public class App 
{
    private static final Logger logger = Logger.getLogger(App.class);

    public static void main(String[] args)
    {
        // read configuration and build session factory
        final StandardServiceRegistry registry =
                new StandardServiceRegistryBuilder()
                        .configure("hibernate_cfg.xml")
                        .build();

        SessionFactory sessionFactory = null;

        try {
            sessionFactory = new MetadataSources(registry)
                    .buildMetadata()
                    .buildSessionFactory();
        }
        catch (Exception e) {
            StandardServiceRegistryBuilder.destroy(registry);
            logger.error("cannot create sessionFactory", e);
            System.exit(1);
        }

        // create session, open transaction and save test entity to db
        Session session = sessionFactory.openSession();
        Transaction tx = session.beginTransaction();

        try {
            TestEntity testEntity = new TestEntity();
            testEntity.setName("super foo");

            session.persist(testEntity);
            tx.commit();
        }
        catch (Exception e) {
            tx.rollback();
            logger.error("cannot commit transaction", e);
        }
        finally {
            session.close();
        }

        // clean up
        sessionFactory.close();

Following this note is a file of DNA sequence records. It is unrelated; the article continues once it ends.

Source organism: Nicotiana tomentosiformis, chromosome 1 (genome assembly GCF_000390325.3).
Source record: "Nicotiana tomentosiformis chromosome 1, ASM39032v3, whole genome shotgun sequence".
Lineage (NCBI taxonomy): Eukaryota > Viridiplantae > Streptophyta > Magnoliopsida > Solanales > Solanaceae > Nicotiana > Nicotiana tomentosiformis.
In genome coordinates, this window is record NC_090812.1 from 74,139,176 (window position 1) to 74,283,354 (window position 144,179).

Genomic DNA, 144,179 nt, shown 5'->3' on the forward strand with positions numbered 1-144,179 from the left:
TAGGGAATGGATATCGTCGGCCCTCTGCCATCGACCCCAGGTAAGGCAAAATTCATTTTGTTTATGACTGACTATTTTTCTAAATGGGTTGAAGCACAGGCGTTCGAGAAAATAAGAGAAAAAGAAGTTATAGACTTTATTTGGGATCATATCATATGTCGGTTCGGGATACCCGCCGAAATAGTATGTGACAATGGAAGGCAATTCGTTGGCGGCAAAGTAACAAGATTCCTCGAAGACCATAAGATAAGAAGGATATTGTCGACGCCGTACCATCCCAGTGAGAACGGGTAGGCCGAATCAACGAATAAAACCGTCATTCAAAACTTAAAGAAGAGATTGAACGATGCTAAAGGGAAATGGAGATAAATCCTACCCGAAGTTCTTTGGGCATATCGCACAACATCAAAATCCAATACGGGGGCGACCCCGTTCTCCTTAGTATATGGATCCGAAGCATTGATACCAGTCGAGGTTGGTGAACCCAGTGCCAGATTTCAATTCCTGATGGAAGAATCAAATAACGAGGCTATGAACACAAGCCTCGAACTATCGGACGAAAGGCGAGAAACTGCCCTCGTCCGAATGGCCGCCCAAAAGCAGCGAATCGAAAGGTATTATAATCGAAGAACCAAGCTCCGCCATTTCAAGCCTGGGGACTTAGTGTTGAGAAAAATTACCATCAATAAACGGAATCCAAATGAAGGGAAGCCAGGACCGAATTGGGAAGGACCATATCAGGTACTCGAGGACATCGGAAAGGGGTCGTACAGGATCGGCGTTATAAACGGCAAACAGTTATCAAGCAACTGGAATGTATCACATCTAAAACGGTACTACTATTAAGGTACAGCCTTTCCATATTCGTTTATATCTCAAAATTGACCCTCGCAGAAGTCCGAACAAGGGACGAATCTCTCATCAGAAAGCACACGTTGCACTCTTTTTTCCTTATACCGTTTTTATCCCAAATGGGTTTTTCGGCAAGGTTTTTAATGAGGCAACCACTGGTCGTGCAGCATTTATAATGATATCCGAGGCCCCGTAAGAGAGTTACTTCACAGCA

}
}

We start by building SessionFactory, this is pretty boring stuff that needs to be done. Notice how we are loading settings from our hibernate_cfg.xml file:

final StandardServiceRegistry registry =
        new StandardServiceRegistryBuilder()
                .configure("hibernate_cfg.xml")
                .build();

Next we use SessionFactory to create new session (session may be treated as a implementation of Unit of Work pattern, generally you should create session per transaction). We use beginTransaction() to start new database transaction. Then we create our TestEntity object, we set some properties and we save it to database using session.persist() call. Next we commit transaction using tx.commit() and finally we are freeing session resources using session.close().

After mvn compile and mvn exec:java Hibernate should generated single table test in our tutorialdb database, and should insert single row representing our TestEntity to that table. You may want to dig into log messages to see actual SQL statements used to create table and insert row. Here for example is generated SQL that inserted our TestEntity row: